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Electromagn Biol Med. 2013 Dec;32(4):471-83. doi: 10.3109/15368378.2012.743907. Epub 2013 May 8.

Exposure to extremely low-frequency magnetic field restores spinal cord injury-induced tonic pain and its related neurotransmitter concentration in the brain.

Author information

1
Department of Physiology, All India Institute of Medical Sciences , New Delhi , India.

Abstract

Spinal cord injury (SCI) is unequivocally reported to produce hyperalgesia to phasic stimuli, while both hyper- and hypoalgesia to tonic stimuli. The former is spinally mediated and the latter centrally. Besides, its management is unsatisfactory. We report the effect of magnetic field (MF; 17.96 μT, 50 Hz) on tonic pain behavior and related neurotransmitters in the brain of complete thoracic (T13) SCI rats at week 8. Adult male Wistar rats were divided into Sham, SCI and SCI+MF groups. Formalin-pain behavior was compared utilizing 5 min block pain rating (PR), 60 min session-PR, time spent in various categories of increasing pain (T0-T3) and flinch incidences. Serotonin (5-HT), dopamine (DA), norepinepherine (NE), gamma-aminobutyric acid (GABA), glutamate and glycine were estimated in brain tissue by liquid chromatography-mass spectrometry. Session-PR, block-PR and number of flinches were significantly lower, while time spent in categories 0-1 was higher in the SCI versus Sham group. These parameters were comparable in the SCI+MF versus Sham group. 5-HT concentration in cortex, remaining forebrain areas and brain stem (BS), was lower while GABA and NE were higher in BS of SCI, which were comparable with Sham in the SCI+MF group. The concentration of DA, glutamate and glycine was comparable amongst the groups. The data indicate significant hypoalgesia in formalin pain while increased in GABA, NE and decreased in 5-HT post-SCI, which were restored in the SCI+MF group. We suggest beneficial effect of chronic (2 h/day × 8 weeks) exposure to MF (50 Hz, 17.96 μT) on tonic pain that is mediated by 5-HT, GABA and NE in complete SCI rats.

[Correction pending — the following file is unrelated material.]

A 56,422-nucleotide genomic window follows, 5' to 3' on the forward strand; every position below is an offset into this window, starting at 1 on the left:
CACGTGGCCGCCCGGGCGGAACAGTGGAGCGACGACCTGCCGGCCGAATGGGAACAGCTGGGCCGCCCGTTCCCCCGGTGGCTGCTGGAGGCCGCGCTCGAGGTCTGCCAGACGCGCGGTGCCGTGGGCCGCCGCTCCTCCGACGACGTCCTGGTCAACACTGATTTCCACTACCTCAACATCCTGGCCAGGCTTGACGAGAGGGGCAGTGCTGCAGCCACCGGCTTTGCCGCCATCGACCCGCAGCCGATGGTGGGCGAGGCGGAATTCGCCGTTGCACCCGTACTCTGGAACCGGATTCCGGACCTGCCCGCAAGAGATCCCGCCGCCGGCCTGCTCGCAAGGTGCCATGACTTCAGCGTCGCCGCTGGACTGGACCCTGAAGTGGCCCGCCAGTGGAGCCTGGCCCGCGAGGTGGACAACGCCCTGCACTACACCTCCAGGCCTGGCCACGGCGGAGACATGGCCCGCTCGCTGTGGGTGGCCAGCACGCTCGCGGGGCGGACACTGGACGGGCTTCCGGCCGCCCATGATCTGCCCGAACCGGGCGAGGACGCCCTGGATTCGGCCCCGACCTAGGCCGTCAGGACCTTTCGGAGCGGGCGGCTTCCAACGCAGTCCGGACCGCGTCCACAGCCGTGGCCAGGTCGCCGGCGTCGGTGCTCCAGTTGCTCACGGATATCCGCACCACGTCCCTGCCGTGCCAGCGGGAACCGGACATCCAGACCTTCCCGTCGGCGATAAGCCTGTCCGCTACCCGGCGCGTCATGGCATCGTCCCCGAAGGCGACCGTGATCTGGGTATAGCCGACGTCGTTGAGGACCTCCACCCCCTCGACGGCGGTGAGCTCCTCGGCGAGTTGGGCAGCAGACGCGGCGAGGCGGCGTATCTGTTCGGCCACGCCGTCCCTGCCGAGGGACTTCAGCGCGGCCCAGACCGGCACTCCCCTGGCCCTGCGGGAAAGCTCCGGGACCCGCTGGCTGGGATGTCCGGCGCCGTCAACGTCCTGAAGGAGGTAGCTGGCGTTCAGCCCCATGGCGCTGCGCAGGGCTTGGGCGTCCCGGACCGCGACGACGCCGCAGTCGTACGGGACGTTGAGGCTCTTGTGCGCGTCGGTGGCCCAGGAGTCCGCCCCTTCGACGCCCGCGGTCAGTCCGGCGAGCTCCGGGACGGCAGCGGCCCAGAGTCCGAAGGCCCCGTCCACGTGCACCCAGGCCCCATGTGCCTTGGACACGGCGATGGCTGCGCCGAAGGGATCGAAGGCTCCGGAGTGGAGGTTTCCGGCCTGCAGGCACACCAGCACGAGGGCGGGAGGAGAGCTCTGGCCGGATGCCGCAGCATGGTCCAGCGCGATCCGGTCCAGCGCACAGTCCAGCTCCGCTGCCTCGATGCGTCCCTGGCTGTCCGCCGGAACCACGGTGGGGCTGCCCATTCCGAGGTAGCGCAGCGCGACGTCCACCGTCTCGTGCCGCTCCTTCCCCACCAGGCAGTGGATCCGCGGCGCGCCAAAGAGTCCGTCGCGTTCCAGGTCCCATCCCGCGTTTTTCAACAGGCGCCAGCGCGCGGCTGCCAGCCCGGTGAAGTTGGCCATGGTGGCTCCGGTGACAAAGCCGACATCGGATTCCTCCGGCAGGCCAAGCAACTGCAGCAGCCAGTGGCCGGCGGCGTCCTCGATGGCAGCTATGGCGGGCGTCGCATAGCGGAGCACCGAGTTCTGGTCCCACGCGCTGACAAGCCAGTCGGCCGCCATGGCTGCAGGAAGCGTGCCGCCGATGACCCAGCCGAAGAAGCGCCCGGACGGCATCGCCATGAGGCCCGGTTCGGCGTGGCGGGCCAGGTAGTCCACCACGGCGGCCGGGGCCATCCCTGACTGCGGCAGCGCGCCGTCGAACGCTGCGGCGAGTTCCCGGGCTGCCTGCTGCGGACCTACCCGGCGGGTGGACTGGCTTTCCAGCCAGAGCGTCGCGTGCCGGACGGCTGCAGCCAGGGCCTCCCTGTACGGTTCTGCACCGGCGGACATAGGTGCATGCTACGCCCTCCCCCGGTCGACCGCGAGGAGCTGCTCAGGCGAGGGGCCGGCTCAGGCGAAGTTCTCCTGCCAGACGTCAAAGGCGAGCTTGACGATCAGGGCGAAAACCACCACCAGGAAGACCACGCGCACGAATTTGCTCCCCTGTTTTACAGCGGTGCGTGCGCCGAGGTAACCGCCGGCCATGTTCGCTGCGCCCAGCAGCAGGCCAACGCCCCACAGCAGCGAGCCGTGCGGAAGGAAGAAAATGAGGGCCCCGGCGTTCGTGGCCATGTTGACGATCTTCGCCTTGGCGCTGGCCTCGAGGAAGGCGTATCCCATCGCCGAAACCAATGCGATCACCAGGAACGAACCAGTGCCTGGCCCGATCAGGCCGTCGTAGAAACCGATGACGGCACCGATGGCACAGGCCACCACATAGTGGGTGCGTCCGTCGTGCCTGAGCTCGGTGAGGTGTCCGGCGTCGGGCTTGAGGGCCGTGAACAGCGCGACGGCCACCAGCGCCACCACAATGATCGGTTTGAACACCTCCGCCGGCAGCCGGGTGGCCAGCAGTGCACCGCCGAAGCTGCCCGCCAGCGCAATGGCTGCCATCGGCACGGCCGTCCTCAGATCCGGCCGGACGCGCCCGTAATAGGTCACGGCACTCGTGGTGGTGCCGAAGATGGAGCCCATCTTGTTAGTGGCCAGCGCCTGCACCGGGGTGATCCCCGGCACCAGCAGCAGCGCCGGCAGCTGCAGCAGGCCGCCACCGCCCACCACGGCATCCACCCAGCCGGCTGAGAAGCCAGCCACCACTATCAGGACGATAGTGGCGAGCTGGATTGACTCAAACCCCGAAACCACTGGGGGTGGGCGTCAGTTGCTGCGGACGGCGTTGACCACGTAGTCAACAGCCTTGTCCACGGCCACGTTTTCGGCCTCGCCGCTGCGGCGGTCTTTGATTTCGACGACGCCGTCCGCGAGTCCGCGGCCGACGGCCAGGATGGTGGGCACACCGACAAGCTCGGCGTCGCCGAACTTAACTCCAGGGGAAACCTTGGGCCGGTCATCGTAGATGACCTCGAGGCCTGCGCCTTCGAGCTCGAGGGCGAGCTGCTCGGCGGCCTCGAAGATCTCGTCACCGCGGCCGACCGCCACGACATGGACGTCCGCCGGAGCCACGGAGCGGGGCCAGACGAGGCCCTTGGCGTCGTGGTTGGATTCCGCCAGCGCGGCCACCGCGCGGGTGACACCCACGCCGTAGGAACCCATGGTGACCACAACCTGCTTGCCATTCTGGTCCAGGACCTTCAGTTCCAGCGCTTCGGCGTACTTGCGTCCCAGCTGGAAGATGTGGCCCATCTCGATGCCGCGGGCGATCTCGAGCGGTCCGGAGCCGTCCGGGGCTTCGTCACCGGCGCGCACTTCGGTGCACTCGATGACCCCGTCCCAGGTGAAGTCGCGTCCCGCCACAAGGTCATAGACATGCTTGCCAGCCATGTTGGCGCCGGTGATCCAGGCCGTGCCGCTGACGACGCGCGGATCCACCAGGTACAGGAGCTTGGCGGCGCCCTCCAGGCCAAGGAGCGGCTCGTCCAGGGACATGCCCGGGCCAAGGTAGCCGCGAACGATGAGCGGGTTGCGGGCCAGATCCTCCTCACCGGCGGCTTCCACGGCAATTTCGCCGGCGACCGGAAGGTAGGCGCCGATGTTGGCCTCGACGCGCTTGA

PMID:
23656297
DOI:
10.3109/15368378.2012.743907
[Indexed for MEDLINE]

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